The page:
• Finding an Undiscovered Factor
    Posted by on October 18th, 2017 at 1:24 pm

    Here’s the latest entry in Tadas Viskanta’s Blogger Wisdom:

    Question: Assume you have discovered an equity return factor that is both previously unknown and uncorrelated with other factors. What would you do to monetize that insight?

    Here’s a sampling of answers:

    Ben Carlson, A Wealth of Common Sense, @awealthofcs, author of Organizational Alpha: How to Add Value in Institutional Asset Management:

    Setting up a hedge fund and leveraging that factor would seem to make sense but that just opens you up to competition. I guess the best thing to do would be to set up an index and license it out to all of the smart beta ETF and mutual fund providers and be the gatekeeper on it.

    Eddy Elfenbein, Crossing Wall Street, @eddyelfenbein:
    Discovering the factor is just one step. That doesn’t mean it has a trend of any sort, either up or down. Plus, if it’s truly uncorrelated, then it’s only value is at the service of diversification. Personally, I would build an index or ETF to monetize it.

    Morgan Housel, Collaborative Fund, @morganhousel:
    First I’d double check my math. Then I’d give it to the 10 smartest people I know and ask them to rip it apart. Cherry picking is rife in the backtest world.

  • Anthem Goes It Alone
    Posted by on October 18th, 2017 at 1:19 pm

    It’s finally happened, and I didn’t think it would. Anthem has broken with Express Scripts decided to start its own drug plan.

    Health insurer Anthem Inc. plans to set up its own pharmacy benefits management unit, signaling a final break with Express Scripts Holding Co. after accusing it of overcharging by billions of dollars.

    The move means Express Scripts will not only lose its biggest client but also face a new rival. Anthem’s new unit, called IngenioRx, will grow its own business with a “full suite” of services, the insurer said in a statement on Wednesday.

    Anthem said it had also secured a five-year agreement with CVS Health Corp. — the operator of a pharmacy benefits manager that is Express Scripts’ biggest competitor — that goes into effect after its current contract with Express Scripts expires at the end of 2019.

    The pharmacy benefit management business has been under pressure from all sides. Lawmakers in Washington have been asking how PBMs — which act as middlemen administering complex drug contracts and negotiating prices — make their profits. Drugmakers have blamed PBMs for consumer outrage over the high cost of medicine in the U.S. And analysts have speculated that Amazon.com Inc. is eyeing the industry as ripe for disruption.

    Express Scripts said it has already been taking steps to mitigate the fallout from Anthem’s exit. The news is “not unexpected, but is disappointing,” said Brian Henry, an Express Scripts spokesman.

    Shares of ESRX are up about 2.5% today.

  • Morning News: October 18, 2017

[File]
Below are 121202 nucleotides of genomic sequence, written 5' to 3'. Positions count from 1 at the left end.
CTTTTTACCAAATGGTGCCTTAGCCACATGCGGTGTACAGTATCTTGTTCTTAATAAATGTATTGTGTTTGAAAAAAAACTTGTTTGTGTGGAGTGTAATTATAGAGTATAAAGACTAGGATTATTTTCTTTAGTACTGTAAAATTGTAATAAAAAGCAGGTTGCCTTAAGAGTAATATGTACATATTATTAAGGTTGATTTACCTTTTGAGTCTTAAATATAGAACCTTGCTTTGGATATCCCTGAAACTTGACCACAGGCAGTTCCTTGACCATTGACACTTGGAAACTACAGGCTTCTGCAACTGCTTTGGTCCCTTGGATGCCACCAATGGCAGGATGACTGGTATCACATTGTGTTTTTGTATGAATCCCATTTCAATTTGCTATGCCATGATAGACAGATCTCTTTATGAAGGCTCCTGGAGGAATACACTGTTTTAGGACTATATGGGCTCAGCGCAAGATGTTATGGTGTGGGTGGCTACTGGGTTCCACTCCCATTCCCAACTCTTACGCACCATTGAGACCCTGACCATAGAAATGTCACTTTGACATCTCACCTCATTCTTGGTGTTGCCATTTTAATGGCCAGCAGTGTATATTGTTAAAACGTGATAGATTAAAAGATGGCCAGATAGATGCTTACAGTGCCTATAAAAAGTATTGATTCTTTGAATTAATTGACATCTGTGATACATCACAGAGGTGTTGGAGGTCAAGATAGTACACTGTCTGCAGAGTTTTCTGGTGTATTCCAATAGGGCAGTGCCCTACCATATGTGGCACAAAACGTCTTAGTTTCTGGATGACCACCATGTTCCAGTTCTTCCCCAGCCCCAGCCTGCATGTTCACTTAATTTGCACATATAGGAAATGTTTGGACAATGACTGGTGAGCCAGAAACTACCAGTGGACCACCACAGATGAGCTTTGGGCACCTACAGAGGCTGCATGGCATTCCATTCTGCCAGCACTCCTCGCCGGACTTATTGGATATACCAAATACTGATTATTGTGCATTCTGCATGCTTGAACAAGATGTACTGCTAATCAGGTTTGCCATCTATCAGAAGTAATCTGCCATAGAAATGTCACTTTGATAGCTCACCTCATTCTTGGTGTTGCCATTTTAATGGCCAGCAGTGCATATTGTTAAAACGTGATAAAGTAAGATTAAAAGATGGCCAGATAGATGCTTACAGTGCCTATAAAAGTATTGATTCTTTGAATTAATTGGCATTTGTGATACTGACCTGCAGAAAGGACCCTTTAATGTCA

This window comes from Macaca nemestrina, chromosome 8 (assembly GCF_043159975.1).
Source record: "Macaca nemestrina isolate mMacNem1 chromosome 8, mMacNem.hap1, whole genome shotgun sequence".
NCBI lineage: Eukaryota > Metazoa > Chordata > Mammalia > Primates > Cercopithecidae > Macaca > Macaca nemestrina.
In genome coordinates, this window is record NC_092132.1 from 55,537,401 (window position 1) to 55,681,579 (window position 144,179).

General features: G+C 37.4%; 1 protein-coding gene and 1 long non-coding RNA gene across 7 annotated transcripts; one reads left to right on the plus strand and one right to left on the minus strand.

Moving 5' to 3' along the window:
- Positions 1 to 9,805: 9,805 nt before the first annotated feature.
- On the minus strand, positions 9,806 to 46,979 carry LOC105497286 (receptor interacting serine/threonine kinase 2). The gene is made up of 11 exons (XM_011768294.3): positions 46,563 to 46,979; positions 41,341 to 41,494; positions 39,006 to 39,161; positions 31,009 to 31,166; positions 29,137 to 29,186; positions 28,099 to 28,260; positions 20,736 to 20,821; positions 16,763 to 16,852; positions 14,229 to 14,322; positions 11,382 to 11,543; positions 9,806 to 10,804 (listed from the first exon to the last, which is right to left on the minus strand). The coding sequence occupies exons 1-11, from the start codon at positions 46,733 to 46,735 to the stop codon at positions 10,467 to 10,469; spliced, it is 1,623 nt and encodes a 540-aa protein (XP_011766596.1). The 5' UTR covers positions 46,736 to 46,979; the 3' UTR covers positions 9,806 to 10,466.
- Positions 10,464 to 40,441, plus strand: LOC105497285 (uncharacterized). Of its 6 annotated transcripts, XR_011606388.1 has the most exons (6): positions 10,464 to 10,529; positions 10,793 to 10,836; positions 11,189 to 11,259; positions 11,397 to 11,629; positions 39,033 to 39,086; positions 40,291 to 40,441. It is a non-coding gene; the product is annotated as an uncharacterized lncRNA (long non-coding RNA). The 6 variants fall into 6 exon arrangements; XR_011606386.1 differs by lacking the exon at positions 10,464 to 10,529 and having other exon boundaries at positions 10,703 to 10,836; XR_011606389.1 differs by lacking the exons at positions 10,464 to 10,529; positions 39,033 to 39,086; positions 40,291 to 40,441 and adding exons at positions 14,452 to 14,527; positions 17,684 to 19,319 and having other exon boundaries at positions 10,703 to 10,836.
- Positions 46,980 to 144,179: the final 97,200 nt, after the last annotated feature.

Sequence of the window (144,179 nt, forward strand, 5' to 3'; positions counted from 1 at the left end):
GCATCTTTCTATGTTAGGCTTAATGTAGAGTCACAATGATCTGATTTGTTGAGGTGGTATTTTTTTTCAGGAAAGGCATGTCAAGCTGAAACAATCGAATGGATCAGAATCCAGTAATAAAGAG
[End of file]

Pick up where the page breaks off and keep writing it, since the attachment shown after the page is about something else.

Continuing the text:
Posted by on October 18th, 2017 at 7:03 am

    EU Air Safety Body Urges Halt on Use of Kobe Steel Products

    Whatever the Rule, Investors See Taylor Turning Fed Hawkish

    White House Push to Help Workers Through Corporate Tax Cut Draws Skepticism

    US Authorities Charge Rio Tinto With Fraud & Rio Tinto’s Scramble for Africa

    Taiwan Ministry Expresses ‘Deep Concern’ About Qualcomm’s Antitrust Fine

    IBM Roars In Premarket Trading After Blowout Q3 Cloud Sales

    J.P. Morgan to Buy Payments Firm WePay in First Major Fintech Acquisition

    How the Frightful Five Put Start-Ups in a Lose-Lose Situation

    Self-Driving Cars Could Come to Manhattan

    Nordstrom Shelves Its Months-Long Plan to Go Private

    J&J Wins Reversal of First St. Louis Talc-Cancer Verdict

    George Soros Transfers Billions to Open Society Foundations

    Josh Brown: Just Own The Damn Robots.

    Ben Carlson: Risk Perception vs. Risk Profile

    Howard Lindzon: The Nikkei and The 1987 Crash – A Historical Market Week

    Be sure to follow me on Twitter.

  • September Industrial Production +0.3%
    Posted by on October 17th, 2017 at 2:24 pm

    This morning, the Fed reported that industrial production rose by 0.3% last month. They also revised August up to -0.7%. The Fed said that number for September was dinged by 0.25% due to the hurricanes.

  • What Caused the 1987 Crash?
    Posted by on October 17th, 2017 at 1:02 pm

    So what caused the big crash 30 years ago? The official answer was program trading. But Gary Alexander at Navellier Market Mail says it was political mistakes.

    On October 19, 1987, 30 years ago, the stock market fell 22.6% in one day – almost twice the decline of the previous worst day on Wall Street, which was Monday, October 28, 1929 – the now-forgotten Black Monday between Black Thursday (October 24) and Black Tuesday (October 29). What caused this crash?

    The answer seems like “settled science.” Investopedia says, “The cause of the stock market crash of 1987 was primarily program trading.” Barron’s (“Computers in Control,” October 16, 2017) says the culprit was “portfolio insurance, a quantitative tool designed to use futures contracts to protect against market losses.” This, they said, creates “a poisonous feedback loop as automated selling begat more of the same.”

    I beg to differ. Saying that a market crash is caused by computerized trading is like saying the California wildfire was caused by a localized fire that spread fast. But what sparked the fire and fueled its growth?

    Let me offer a longer-term, three-stage explanation – using three “P” words. In chronological order, the core cause of the crash was Prosperity (rapid GDP growth and a huge 50% market surge in the previous year), exacerbated by Politics (a series of bone-headed mistakes, mostly by Congress, a Secretary of State, and a rookie Fed Chairman), and then Panic, when fear stalked the market floor, creating a selling frenzy.